The objective of SPAN is to identify overall risk in a portfolio of futures and
options contracts for each member. The system treats futures and options
contracts uniformly, while at the same time recognizing the unique exposures
associated with options portfolios like extremely deep out-of-the-money short
positions, inter-month risk and inter-commodity risk.
Because SPAN is used to determine performance bond requirements (margin
requirements), its overriding objective is to determine the largest loss that a
portfolio might reasonably be expected to suffer from one day to the next day.
In standard pricing models, three factors most directly affect the value of
an option at a given point in time:
1. Underlying market price
2. Volatility (variability) of underlying instrument
3. Time to expiration
As these factors change, so too will the value of futures and options maintained
within a portfolio. SPAN constructs scenarios of probable changes in underlying
prices and volatilities in order to identify the largest loss a portfolio might
suffer from one day to the next. It then sets the margin requirement at a level
sufficient to cover this one-day loss.
Liquid Assets |
The complex calculations (e.g. the pricing of options) in SPAN are executed by
the Clearing Corporation. The results of these calculations are called Risk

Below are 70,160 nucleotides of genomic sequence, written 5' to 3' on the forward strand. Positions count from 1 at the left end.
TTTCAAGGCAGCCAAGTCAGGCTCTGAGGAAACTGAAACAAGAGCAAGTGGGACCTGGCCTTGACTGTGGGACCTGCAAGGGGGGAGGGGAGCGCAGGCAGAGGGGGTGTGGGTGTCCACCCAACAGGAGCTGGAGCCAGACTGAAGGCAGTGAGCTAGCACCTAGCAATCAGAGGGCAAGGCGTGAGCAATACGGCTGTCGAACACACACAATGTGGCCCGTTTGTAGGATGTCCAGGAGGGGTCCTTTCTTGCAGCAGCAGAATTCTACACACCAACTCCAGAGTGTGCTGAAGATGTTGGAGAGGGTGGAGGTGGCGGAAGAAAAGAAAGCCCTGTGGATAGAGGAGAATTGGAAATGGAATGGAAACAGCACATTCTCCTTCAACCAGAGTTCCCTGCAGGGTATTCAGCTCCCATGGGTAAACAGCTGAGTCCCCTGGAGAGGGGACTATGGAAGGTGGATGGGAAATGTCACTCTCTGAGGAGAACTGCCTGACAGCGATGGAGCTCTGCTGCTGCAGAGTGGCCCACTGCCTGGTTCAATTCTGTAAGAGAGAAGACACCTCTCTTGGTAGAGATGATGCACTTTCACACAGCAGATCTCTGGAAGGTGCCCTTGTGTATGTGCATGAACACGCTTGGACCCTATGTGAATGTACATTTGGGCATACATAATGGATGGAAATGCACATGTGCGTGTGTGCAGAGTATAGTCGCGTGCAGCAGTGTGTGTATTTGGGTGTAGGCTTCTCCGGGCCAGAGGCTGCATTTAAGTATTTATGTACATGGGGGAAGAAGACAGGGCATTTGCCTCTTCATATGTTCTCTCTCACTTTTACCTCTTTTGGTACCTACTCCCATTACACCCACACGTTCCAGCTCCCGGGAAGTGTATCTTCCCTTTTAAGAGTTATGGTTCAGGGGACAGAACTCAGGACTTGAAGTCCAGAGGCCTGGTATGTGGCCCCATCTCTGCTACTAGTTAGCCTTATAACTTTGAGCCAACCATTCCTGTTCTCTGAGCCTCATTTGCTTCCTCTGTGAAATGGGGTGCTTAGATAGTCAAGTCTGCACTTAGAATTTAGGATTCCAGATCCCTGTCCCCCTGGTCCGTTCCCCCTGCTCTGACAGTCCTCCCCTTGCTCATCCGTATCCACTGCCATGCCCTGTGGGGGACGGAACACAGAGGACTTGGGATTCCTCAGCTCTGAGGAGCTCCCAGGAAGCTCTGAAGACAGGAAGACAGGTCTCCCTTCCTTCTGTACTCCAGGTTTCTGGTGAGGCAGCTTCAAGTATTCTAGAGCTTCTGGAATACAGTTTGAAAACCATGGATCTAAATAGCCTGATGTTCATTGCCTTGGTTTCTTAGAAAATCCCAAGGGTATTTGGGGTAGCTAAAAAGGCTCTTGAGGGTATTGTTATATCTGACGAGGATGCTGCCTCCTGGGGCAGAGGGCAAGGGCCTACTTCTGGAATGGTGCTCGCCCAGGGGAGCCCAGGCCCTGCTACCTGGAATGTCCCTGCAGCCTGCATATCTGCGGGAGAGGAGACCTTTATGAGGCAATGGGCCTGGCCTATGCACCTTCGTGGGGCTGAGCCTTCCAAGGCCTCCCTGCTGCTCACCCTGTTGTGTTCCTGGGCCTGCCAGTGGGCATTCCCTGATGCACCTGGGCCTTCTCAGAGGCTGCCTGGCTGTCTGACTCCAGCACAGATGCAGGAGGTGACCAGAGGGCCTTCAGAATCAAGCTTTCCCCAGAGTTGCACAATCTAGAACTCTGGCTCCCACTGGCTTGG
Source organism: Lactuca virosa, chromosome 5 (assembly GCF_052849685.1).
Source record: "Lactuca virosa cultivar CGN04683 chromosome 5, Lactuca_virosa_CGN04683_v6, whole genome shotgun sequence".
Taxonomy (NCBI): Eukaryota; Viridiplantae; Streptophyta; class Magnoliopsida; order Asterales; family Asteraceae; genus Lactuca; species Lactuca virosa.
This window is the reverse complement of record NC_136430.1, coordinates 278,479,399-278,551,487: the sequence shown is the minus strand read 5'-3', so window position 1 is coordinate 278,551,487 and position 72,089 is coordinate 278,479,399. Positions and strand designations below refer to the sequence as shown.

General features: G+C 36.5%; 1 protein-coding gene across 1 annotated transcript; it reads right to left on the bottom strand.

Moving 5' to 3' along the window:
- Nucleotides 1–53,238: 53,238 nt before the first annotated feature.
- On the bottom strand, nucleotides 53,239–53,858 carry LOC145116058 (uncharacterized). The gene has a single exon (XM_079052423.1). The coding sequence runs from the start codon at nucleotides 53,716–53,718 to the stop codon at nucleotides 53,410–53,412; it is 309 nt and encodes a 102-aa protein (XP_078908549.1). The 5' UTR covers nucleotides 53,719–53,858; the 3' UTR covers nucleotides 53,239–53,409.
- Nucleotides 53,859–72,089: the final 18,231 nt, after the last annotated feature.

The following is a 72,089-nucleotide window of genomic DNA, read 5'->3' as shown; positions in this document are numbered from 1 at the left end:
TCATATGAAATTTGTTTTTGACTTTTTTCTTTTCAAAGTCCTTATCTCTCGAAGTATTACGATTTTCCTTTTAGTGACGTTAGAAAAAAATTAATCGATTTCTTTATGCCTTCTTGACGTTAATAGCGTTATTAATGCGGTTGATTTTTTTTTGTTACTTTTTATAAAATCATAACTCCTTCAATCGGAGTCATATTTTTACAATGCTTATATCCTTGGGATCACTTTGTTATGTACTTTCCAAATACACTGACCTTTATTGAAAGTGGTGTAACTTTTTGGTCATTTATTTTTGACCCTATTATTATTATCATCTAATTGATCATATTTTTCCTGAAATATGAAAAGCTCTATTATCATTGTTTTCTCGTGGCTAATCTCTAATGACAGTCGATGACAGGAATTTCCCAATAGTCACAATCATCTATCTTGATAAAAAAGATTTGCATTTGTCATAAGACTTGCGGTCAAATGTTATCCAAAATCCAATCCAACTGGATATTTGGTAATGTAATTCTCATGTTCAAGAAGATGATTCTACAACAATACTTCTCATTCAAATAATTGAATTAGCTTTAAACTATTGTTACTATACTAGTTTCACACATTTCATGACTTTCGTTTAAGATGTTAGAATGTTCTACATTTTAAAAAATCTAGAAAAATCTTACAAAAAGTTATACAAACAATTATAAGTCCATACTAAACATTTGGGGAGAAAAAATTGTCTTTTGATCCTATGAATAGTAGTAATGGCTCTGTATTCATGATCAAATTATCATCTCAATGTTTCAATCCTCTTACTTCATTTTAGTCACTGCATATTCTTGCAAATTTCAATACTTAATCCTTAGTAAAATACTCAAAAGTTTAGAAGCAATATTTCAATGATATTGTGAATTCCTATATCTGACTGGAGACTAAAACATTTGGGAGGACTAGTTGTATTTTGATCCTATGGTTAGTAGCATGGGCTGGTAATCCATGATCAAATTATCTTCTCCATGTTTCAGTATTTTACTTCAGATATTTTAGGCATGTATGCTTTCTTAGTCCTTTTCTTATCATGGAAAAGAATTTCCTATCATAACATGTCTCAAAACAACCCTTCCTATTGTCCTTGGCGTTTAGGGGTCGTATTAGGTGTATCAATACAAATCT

arrays. Risk arrays, and other necessary data inputs for margin calculation are
then provided to members on a daily basis in a file called the SPAN Risk
Members can apply the data contained in the Risk parameter files to their
specific portfolios of futures and options contracts to determine their SPAN
Hence members need not execute complex option pricing calculations which are
performed by NSCCL. SPAN has the ability to estimate risk for combined futures
and options portfolios and re-value the same under various scenarios of changing
The SPAN risk array represents how a specific derivative instrument (for
example, an option on NIFTY index at a specific strike price) will gain or lose
value from the current point in time to a specific point in time in the near
future (typically it calculates risk over a one day period called the ‘look
ahead time’), for a specific set of market conditions which may occur over this
The specific set of market conditions evaluated are called the risk scenarios,
and these are defined in terms of :
(a) how much the price of the underlying instrument is expected to change over
one trading day and
(b) how much the volatility of that underlying price is expected to change over
one trading day.
The results of the calculation for each risk scenario – i.e. the amount by which
the futures and options contracts will gain or lose value over the look-ahead
time under that risk scenario - is called the risk array value for that
scenario. The set of risk array values for each futures and options contract
under the full set of risk scenarios, constitutes the Risk Array for that
In the Risk Array losses are represented as positive values and gains as
negative values. Risk array values are typically represented in the currency
(Indian Rupees) in which the futures or options contract is denominated.
SPAN further uses a standardized definition of the risk scenarios defined in
(i) the underlying ‘price scan range’ or probable price change over a one day